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How to become a dietitian in the UK

Hello everyone, for my first blog post, I want to tell you a little about my journey as a Registered Dietitian and Nutritionist from Brazil living in London and obtaining dietitian registration in the UK.

I arrived in England in December 2021, recently graduated with a bachelor's degree in nutrition from Faculdade Federal de Lavras (UFLA), Brazil, and it all started while I was still in university. I already had well-laid plans to move to Europe, initially considering going to Ireland. With that in mind, during my final year of graduation, I began preparing all the necessary documents, and this is the first tip I would like to give to those who plan to validate their diploma and work as a dietitian overseas.

The second tip is to thoroughly research how the field of nutrition operates in the country where you intend to move. I mention this because here in the UK, we have different categories such as "Nutritional Therapists", "Nutritionists" and "Dietitians", with dietitians being the only professionals qualified to provide care and work with both healthy and/or sick individuals. Dietitian is the professional title in the nutrition field that is regulated by law and governed by a code of ethics, equivalent to the title of Nutritionist in Brazil.

During my final year of graduation, I contacted the coordinator of the Nutrition course, the undergraduate department, the department of international relations, and professors responsible for internship supervision to inform them that I would need documents in English for the international diploma validation process. All the necessary documentation was found on the HCPC website (The Health and Care Professions Council), the governing body for healthcare professionals in the UK, including:

  • Arts therapists.

  • Biomedical scientists.

  • Chiropodists / podiatrists.

  • Clinical scientists.

  • Dietitians.

  • Hearing aid dispensers.

  • Occupational therapists.

  • Operating department practitioners.

  • Orthoptists

  • Paramedics

  • Physiotherapists

  • Practitioner psychologists

  • Prosthetists / orthotists

  • Radiographers

  • Speech and language therapists

Before January 2021, the entire process was done using printed paper, which had to be sent by post to the HCPC address. After January, it was updated, and now it is done online. I started my application in May 2022, and everything was done within the HCPC platform itself. However, it is necessary that ALL documents to be printed copies with the "certified copy" stamp, scanned, and uploaded to the HCPC website.

Documents for the Dietitian process in the UK:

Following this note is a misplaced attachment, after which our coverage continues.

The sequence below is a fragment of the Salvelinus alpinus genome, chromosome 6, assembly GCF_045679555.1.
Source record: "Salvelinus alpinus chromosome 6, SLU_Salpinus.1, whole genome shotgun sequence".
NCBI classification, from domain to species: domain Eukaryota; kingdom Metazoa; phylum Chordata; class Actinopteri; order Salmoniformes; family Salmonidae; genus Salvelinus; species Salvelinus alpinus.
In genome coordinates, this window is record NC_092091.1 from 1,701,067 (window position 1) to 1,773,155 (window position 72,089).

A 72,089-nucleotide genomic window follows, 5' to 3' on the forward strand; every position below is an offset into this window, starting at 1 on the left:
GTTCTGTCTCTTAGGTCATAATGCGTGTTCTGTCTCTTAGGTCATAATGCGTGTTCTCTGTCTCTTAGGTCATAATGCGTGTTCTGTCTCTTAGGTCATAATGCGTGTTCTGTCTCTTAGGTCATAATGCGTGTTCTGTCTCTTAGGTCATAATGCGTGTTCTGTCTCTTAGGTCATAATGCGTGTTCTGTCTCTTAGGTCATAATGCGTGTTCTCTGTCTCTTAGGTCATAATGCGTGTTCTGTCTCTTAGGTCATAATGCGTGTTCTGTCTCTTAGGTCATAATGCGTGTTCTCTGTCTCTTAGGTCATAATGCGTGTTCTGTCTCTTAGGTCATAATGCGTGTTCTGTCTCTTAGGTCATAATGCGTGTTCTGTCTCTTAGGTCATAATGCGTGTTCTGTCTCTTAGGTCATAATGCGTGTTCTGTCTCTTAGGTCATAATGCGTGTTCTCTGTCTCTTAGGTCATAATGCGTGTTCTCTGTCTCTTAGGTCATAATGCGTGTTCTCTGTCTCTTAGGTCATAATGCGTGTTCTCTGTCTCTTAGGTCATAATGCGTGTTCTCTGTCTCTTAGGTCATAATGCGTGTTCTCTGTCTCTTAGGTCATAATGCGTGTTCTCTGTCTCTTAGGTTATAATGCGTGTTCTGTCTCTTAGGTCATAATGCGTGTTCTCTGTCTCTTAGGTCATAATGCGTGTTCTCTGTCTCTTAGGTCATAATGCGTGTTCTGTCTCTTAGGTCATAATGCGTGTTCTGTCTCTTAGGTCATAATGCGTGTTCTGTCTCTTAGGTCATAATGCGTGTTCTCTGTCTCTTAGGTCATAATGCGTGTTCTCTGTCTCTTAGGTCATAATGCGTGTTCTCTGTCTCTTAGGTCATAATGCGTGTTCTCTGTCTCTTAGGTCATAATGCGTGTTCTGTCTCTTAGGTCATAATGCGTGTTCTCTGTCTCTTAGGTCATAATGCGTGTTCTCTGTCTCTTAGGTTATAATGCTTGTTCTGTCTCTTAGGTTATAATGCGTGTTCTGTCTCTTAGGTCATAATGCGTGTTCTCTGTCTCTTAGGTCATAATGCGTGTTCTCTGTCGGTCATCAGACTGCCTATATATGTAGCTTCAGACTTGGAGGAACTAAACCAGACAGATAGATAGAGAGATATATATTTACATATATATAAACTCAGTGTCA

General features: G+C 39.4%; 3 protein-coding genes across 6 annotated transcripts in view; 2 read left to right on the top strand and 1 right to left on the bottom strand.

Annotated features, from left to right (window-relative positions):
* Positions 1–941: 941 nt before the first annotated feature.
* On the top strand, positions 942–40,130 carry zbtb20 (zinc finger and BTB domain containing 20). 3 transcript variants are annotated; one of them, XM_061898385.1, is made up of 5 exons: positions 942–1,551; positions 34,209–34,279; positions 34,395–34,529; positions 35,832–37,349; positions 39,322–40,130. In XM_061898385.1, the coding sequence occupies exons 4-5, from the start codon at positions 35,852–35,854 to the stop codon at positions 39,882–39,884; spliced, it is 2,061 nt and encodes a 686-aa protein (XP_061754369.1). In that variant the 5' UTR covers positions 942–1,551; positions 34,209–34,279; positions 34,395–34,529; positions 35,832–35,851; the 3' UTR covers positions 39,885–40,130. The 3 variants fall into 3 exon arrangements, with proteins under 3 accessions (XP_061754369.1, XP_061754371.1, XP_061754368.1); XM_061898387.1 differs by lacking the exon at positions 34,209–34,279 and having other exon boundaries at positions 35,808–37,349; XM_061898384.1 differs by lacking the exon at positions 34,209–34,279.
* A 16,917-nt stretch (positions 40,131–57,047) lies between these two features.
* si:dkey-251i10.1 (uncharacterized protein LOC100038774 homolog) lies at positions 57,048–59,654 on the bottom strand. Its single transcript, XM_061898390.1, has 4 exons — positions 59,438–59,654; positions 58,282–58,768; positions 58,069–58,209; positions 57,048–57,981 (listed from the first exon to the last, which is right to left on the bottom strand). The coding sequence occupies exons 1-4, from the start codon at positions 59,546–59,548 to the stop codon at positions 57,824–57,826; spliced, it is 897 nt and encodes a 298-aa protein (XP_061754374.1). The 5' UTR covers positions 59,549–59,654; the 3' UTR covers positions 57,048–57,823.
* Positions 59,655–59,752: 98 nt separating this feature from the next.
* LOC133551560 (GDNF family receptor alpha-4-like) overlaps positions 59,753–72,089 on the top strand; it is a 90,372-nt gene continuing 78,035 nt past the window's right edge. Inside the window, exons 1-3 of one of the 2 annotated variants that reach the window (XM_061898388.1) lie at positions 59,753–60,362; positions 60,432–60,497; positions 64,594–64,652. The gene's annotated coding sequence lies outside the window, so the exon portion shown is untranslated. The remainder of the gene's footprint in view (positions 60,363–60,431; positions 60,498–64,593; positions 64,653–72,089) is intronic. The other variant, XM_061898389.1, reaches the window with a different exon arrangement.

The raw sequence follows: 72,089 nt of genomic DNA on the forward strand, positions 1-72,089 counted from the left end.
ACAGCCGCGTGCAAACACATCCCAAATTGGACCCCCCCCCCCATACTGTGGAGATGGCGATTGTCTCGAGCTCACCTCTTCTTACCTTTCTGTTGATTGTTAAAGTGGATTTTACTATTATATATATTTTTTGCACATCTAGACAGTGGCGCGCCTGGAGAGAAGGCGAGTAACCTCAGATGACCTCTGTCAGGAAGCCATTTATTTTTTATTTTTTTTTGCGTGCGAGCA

• IELTS test with a minimum overall score of 7 and no section below 6.5.

  • College/University diploma.

  • All course syllabi in English (if from your own University, no translation is required; otherwise, it must be an authorised translation).

  • HCPC registration form to be filled out with all University courses, grades, and syllabi. It must be signed and stamped by the University (available for download on the website).

  • Personal documents (passport or BRP/ID card, proof of address).

  • Letter from your employers with a signature or letter from your internship supervisor, if you have recently graduated (as was my case).

  • Letter from CRN confirming your active registration without pending matters.

Additionally, it is important to note that the process can only be undertaken by those with a European passport or a valid visa allowing legal work in the UK.

The third tip I would like to share took me a long time to understand how it worked, and I would like to help others who may need it. All the documents must be in the form of a copy + certified copy, meaning they need to have a stamp that guarantees the copy is identical to the original, which would be equivalent to a notarised copy (cópia autenticada - in Portuguese) in Brazil. However, in the UK, we don't have this type of service as it is done in the registry office. The people who can certify a document are: a bank or building society official, councillor, minister of religion, dentist, chartered accountant, solicitor or notary, teacher or lecturer, and this person cannot be a relative or acquaintance, they cannot have any kind of relationship, and they cannot live at the same address. Healthcare professionals like dietitians and doctors can also provide this type of certification.